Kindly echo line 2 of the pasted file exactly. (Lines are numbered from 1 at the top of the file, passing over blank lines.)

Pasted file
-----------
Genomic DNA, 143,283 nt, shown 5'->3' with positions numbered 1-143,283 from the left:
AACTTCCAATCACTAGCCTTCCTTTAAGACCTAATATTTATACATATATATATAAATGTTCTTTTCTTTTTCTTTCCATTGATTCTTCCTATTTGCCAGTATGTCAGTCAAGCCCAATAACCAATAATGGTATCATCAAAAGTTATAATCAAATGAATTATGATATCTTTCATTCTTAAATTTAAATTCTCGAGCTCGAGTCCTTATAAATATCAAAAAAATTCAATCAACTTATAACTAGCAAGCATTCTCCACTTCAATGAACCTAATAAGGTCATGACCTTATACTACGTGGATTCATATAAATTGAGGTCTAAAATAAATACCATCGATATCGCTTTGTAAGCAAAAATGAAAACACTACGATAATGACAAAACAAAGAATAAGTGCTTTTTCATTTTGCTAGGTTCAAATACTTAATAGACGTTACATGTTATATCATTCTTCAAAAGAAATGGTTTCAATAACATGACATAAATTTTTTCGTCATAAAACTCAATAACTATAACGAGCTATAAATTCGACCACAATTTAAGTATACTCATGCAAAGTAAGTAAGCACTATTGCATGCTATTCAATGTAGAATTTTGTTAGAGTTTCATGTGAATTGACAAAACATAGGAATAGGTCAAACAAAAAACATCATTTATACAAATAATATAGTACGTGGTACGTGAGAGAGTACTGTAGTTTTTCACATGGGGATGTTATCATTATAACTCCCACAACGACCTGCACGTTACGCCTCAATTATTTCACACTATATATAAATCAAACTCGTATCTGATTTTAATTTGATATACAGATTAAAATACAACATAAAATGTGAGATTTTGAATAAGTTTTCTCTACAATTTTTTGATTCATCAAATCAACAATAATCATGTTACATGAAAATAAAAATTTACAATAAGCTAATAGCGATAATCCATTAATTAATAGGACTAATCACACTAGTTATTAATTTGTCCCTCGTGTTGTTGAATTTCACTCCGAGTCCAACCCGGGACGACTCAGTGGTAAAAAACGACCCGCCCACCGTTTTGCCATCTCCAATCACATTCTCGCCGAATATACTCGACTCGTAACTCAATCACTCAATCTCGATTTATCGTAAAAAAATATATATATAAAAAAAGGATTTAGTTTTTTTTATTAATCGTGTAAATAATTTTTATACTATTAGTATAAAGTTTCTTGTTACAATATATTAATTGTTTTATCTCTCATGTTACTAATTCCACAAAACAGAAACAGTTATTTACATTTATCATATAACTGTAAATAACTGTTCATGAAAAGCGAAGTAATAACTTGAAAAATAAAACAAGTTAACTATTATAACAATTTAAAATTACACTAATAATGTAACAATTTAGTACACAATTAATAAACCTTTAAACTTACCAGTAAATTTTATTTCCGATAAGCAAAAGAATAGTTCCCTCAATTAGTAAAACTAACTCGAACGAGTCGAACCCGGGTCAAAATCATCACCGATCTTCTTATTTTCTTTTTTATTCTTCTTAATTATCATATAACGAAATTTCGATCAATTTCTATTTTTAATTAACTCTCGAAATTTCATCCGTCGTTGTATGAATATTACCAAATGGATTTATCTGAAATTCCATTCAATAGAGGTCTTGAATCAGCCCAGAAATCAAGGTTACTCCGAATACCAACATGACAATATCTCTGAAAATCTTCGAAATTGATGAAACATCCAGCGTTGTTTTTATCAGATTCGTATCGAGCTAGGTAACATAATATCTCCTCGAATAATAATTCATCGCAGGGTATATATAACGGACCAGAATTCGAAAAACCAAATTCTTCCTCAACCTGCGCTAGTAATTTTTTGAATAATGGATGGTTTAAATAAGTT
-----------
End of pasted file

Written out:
AACTTCCAATCACTAGCCTTCCTTTAAGACCTAATATTTATACATATATATATAAATGTTCTTTTCTTTTTCTTTCCATTGATTCTTCCTATTTGCCAGTATGTCAGTCAAGCCCAATAACCAATAATGGTATCATCAAAAGTTATAATCAAATGAATTATGATATCTTTCATTCTTAAATTTAAATTCTCGAGCTCGAGTCCTTATAAATATCAAAAAAATTCAATCAACTTATAACTAGCAAGCATTCTCCACTTCAATGAACCTAATAAGGTCATGACCTTATACTACGTGGATTCATATAAATTGAGGTCTAAAATAAATACCATCGATATCGCTTTGTAAGCAAAAATGAAAACACTACGATAATGACAAAACAAAGAATAAGTGCTTTTTCATTTTGCTAGGTTCAAATACTTAATAGACGTTACATGTTATATCATTCTTCAAAAGAAATGGTTTCAATAACATGACATAAATTTTTTCGTCATAAAACTCAATAACTATAACGAGCTATAAATTCGACCACAATTTAAGTATACTCATGCAAAGTAAGTAAGCACTATTGCATGCTATTCAATGTAGAATTTTGTTAGAGTTTCATGTGAATTGACAAAACATAGGAATAGGTCAAACAAAAAACATCATTTATACAAATAATATAGTACGTGGTACGTGAGAGAGTACTGTAGTTTTTCACATGGGGATGTTATCATTATAACTCCCACAACGACCTGCACGTTACGCCTCAATTATTTCACACTATATATAAATCAAACTCGTATCTGATTTTAATTTGATATACAGATTAAAATACAACATAAAATGTGAGATTTTGAATAAGTTTTCTCTACAATTTTTTGATTCATCAAATCAACAATAATCATGTTACATGAAAATAAAAATTTACAATAAGCTAATAGCGATAATCCATTAATTAATAGGACTAATCACACTAGTTATTAATTTGTCCCTCGTGTTGTTGAATTTCACTCCGAGTCCAACCCGGGACGACTCAGTGGTAAAAAACGACCCGCCCACCGTTTTGCCATCTCCAATCACATTCTCGCCGAATATACTCGACTCGTAACTCAATCACTCAATCTCGATTTATCGTAAAAAAATATATATATAAAAAAAGGATTTAGTTTTTTTTATTAATCGTGTAAATAATTTTTATACTATTAGTATAAAGTTTCTTGTTACAATATATTAATTGTTTTATCTCTCATGTTACTAATTCCACAAAACAGAAACAGTTATTTACATTTATCATATAACTGTAAATAACTGTTCATGAAAAGCGAAGTAATAACTTGAAAAATAAAACAAGTTAACTATTATAACAATTTAAAATTACACTAATAATGTAACAATTTAGTACACAATTAATAAACCTTTAAACTTACCAGTAAATTTTATTTCCGATAAGCAAAAGAATAGTTCCCTCAATTAGTAAAACTAACTCGAACGAGTCGAACCCGGGTCAAAATCATCACCGATCTTCTTATTTTCTTTTTTATTCTTCTTAATTATCATATAACGAAATTTCGATCAATTTCTATTTTTAATTAACTCTCGAAATTTCATCCGTCGTTGTATGAATATTACCAAATGGATTTATCTGAAATTCCATTCAATAGAGGTCTTGAATCAGCCCAGAAATCAAGGTTACTCCGAATACCAACATGACAATATCTCTGAAAATCTTCGAAATTGATGAAACATCCAGCGTTGTTTTTATCAGATTCGTATCGAGCTAGGTAACATAATATCTCCTCGAATAATAATTCATCGCAGGGTATATATAACGGACCAGAATTCGAAAAACCAAATTCTTCCTCAACCTGCGCTAGTAATTTTTTGAATAATGGATGGTTTAAATAAGTT